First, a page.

Answering this one vs the other many replies... 22% or 15%.. fine if the price is right, $100 title fee would be fantastic to know I had proper documentation secured, but the concern that I might run into the wall of having to get a bonded title causes me some problems.Yea and then there is the sales tax plus bidders premium which is a added 22%, sheeet I remember the daze when sales tax only applied to *NEW* vehicles and used vehicles were exempt as with any used item. (long ago).
Answering this one vs the other many replies... 22% or 15%.. fine if the price is right, $100 title fee would be fantastic to know I had proper documentation secured, but the concern that I might run into the wall of having to get a bonded title causes me some problems.
Most lots have title pictures, and a number of them were open titles the deceased never changed to his name... maybe he had a dealer license at some point or maybe he just didn't want to pay taxes or trigger curbstoning laws for buying too many cars in a year, but the legal disclaimer type nonsense from the auction company gives me NO confidence that I would be supported or have any recourse if the state decide NOT to issue a title... or worse yet, brand the car and make it even more difficult/expensive to resolve.
IMO, the price of the car + fees + transport issues (not in a metropolitan area included) = easy decision (painful, but easy). Add on the titling unknowns + possible punishment fees (was told $600 is a starting point to get an open title in FL when I asked the one agency I'd trust to handle the job) + unknown time issues which can make other problems (local storage lots no longer seem to allow unregistered/uninsured cars... can't do either until the title comes in)...
Obviously some pit-falls and schisms to deal with, whether in-state or not. Obviously some interesting and neat cars in that mix, but getting them out might be "the deal", even if the car can be had at a very good auction price. In one respect, I suspect the auction company could supply whatever paper trail for each vehicle they sold, which could be enough documentation for any transport company should state lines be crossed on the way to the "new home". Just as if the car had been bought at a B&J or Mecum auction. Once in its new residence, getting the particular state's title might be somewhat expensive, time-consuming, and tedious.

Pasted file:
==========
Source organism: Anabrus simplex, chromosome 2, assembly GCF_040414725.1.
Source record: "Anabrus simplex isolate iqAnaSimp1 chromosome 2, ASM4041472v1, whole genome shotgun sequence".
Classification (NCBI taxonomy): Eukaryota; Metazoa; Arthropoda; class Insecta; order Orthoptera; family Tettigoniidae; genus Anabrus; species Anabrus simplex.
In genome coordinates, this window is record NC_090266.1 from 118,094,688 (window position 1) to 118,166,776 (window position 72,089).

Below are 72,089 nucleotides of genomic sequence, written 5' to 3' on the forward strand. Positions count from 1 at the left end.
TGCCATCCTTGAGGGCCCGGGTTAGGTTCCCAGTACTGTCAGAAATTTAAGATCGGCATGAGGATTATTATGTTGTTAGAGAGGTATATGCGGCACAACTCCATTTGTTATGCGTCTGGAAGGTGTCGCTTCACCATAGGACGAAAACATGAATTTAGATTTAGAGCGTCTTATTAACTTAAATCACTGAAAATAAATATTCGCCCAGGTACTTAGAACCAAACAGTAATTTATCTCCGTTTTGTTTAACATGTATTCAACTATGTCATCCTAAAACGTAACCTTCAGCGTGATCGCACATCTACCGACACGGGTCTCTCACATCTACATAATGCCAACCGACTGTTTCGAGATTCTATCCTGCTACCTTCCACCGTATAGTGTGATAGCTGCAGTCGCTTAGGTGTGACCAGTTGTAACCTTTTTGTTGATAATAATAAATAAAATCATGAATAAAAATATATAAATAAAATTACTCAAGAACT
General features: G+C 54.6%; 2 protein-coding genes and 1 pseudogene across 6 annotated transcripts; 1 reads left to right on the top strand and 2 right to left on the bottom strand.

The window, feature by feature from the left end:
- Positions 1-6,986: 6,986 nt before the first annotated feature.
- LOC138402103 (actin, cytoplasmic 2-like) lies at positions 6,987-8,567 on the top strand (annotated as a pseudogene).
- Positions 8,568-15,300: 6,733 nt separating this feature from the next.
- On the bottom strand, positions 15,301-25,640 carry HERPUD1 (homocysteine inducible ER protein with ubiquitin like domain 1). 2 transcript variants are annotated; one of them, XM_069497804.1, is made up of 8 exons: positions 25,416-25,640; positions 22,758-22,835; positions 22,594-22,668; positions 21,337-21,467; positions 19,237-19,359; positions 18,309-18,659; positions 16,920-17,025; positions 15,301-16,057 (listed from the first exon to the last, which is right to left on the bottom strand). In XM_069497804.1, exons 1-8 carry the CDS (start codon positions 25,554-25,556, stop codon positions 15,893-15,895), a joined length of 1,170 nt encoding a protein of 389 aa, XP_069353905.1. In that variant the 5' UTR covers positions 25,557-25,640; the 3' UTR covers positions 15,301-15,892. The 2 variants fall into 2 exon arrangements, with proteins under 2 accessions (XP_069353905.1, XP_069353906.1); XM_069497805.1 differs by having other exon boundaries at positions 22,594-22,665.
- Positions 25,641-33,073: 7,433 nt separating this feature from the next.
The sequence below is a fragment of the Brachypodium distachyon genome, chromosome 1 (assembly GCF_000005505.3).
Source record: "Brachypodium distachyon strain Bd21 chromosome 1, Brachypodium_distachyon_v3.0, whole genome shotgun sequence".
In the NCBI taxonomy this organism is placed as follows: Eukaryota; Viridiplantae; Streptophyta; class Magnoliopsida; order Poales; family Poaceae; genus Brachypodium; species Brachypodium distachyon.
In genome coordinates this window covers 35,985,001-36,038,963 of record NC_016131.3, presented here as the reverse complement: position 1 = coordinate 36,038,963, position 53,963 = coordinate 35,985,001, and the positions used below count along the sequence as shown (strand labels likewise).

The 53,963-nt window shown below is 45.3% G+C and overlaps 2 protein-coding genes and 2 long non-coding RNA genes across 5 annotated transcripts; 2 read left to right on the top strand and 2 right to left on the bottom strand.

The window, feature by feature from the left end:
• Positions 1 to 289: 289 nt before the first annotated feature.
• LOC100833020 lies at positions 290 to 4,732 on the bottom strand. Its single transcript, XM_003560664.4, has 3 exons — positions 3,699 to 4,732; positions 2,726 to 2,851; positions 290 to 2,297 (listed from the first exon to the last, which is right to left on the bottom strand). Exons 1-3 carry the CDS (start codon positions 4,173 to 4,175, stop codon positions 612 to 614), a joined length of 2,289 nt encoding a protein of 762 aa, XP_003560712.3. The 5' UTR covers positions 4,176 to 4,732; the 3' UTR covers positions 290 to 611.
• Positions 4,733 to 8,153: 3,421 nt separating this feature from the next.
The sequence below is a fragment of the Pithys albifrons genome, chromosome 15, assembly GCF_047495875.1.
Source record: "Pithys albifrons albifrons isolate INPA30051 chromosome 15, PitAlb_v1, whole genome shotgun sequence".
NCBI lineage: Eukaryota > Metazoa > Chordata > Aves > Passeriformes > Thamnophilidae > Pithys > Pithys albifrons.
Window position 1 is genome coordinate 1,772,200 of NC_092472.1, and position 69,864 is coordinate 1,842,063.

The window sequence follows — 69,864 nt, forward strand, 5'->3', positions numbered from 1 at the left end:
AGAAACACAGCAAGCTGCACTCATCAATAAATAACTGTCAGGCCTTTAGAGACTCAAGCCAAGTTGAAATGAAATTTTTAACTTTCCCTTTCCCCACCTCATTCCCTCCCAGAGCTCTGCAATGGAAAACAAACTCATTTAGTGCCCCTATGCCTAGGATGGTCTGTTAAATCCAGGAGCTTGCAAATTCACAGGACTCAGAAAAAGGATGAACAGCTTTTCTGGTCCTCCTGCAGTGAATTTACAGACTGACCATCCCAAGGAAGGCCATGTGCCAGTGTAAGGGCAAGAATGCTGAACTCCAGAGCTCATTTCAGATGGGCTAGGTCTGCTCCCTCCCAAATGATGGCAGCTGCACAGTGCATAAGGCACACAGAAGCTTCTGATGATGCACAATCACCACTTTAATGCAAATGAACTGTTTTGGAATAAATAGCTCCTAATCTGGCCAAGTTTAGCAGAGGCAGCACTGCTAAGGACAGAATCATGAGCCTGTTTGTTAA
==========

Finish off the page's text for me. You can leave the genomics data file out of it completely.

Another issue might be "altered vehicles", which the '58 Plymouth Plaza Hemi would be. Which was sometime when engine numbers served as vehicle ID numbers, in some states. Of course, even in TX, there's paperwork to fill out in those situations, too. Or, possibly, take the car to the TX DPS office and let an officer inspect it and put a "state-issued VIN number onit" for titling purposes . . . with a OHV V-8 in a '32 Ford street rod might be.
In any event, unless the vehicle would be for parts, it can take "time and money and sweat and tears" to put any of those cars back on the road.
It will be interesting to see what they do sell for, though. Plus the many parts and pieces.
Just some thoughts,
Looks to me the texas thing is if YOUR a tx resident buying a tx car with no title. I assume the state you live on is the one you need to worry about. My bonded title came from IA and i delt w my home state of MNBought a Vehicle Without a Title? | TxDMV.gov
Florida Lost Title? How To Get A Florida Bonded Title
Looks like I'm out... FL won't do an out of state vehicle and Texas requires you be a resident... too much nonsense.
The fact is the auction company is doing what a car dealer or private seller legally couldn't... I wonder what kind of loophole they climbed through or if they're just scum?
I've covered my personal situation... folks should look out for themselves and not just hope for the best. AFAIAC, the bidding has already touched the actual value of a few of these given the title nightmare. I has crossed my mind that all of the documentation pics would be great evidence against someone who thought they'd try forging the rest of the document.Looks to me the texas thing is if YOUR a tx resident buying a tx car with no title. I assume the state you live on is the one you need to worry about. My bonded title came from IA and i delt w my home state of MN